While Putin foments disunity over energy in the West, the crisis around supply has raised questions about the potential for energy rationing this winter.
With a temporary reduction in supply and the reality of permanently higher costs for energy-intensive industries, experts told Investment Week there would be winners and losers.
The European Commission has finalised emergency legislation imposing a six-month voluntary 15% gas reduction across the EU, however some countries will have exemptions and allowances.
This greatly watered-down version of the original proposal to ration gas across the bloc was the result of strong opposition from Spain, Portugal and Greece, who protested it was Germany's 50-year over-reliance on Russian energy that had made it so easy for Putin to use the threat of choking off supply as leverage for its war in Ukraine today.
With Russia's state-owned energy firm Gazprom announcing it was reducing capacity of the Nord Stream 1 pipeline to just a fifth of capacity last month, confidence in German businesses began to deteriorate to its lowest level for more than two years.
Ifo Institute's closely watched index of business confidence fell to 88.6% in July, down from 92.2% in June, its lowest level since the worst months of the pandemic in Europe.
"It is an investor's worst nightmare in some respects," said Will James, manager of the Premier Miton European Equity Income fund.
"What is important now is making sure that I am cognisant of the risks in the portfolio and of their second or third order effects. If Germany gives priority to BASF, telling it to ration its use of gas, a second order consequence could likely be that BMW is unable to take their product because another part of its supply chain has been impacted and is lacking steel, for instance."
As a result of this headwind, investors are turning away from energy-intensive sectors such as chemicals, metals and manufacturing.
James runs a long-only European equity income fund of which Deutsche Telekom is a large 4.4% holding. The stock's significant pricing power, less than 10% exposure to Germany and as much as 50% exposure to the US through its T-Mobile holding, has swayed him from ditching the Bonn-based firm.
"In the current situation, whereby Putin is turning around and using his leverage over Europe, and because the situation is so volatile, you can build a scenario analysis of what might happen but the problem is, you just do not know what decision he is going to make next," added James.
"I would rather be prudent in this environment than see it as a massive opportunity."
The DAX index is down 16% year to date and has undoubtedly been under pressure because of its industrial weight. According to James, investors have been broadly "voting with their feet" and taking a risk-off approach to direct or even indirect exposure to Germany.
James Sym, head of equities at River and Mercantile and portfolio manager of R&M's European Equities fund, said that while gas rationing was a clear and present threat to political and economic health in Europe, much like the cost-of-living crisis it had been "well understood and socialised amongst markets".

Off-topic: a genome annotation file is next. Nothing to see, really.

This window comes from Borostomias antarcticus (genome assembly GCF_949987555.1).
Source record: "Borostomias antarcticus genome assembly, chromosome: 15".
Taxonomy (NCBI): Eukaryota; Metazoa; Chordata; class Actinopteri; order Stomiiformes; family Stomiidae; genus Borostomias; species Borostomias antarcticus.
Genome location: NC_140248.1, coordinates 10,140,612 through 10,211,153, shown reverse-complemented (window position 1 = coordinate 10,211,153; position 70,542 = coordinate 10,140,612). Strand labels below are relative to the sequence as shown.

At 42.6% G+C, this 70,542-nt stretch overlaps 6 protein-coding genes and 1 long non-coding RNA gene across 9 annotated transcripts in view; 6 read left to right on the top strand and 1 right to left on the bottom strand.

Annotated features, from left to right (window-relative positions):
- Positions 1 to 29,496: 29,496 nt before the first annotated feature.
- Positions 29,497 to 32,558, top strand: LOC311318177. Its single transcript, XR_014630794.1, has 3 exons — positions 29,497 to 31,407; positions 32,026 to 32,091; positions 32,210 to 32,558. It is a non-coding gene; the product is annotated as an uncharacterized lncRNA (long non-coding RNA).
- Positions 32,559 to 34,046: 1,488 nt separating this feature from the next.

"Uncertainty normally equals opportunity in stock markets. The DAX is trading on near 10-times earnings, a level reached only five times in the last 50 years, each of which was at crisis moments such as 2009, 2012 and 2020. All were followed by very strong returns, despite profit downgrades over those periods," he added.
But Steve Smith, European equities fund manager at Invesco, said the list of losers from the current situation was much broader than winners.
Shuttering the largest consumers of gas will impact all industries, he explained. Rather than focusing on energy intensity, policy makers will need to consider factors such as substitutability and the ease with which operations can be shut down and restarted.
"When supply and demand are distorted by exogenous events, supply chain disruption can occur in unexpected areas of the economy, as was the case during and post Covid-19. Policy makers will need to consider second and third order effects if they ration energy," Smith noted.
He highlighted fertiliser companies as one large consumer of European gas, adding that reducing European fertiliser production at a time when the global fertiliser market was tight may cause further food inflation by impairing next year's crop yields.
Investors must assess the potential hit to earnings and also how much these are already priced into equity markets.
According to Smith, while certain sectors are exposed to more direct risk from Russian actions than others, the equity market is quick to price it in.
"We need to be open minded not just to the risk, but also the valuations of sectors and more specifically companies," he said.
Miton's James acknowledged that the current situation would damage the competitiveness of German corporates, because the cost of doing business will be higher than it was.
With the price of gas showing little sign of reducing, companies based elsewhere in Europe that are reliant on gas as one of their key inputs for energy were also at risk, he explained.
"It is important to be clear on a stock's raw material cost exposure and the raw materials for businesses, in addition to where they are not exposed, and whether they have alternatives," he said.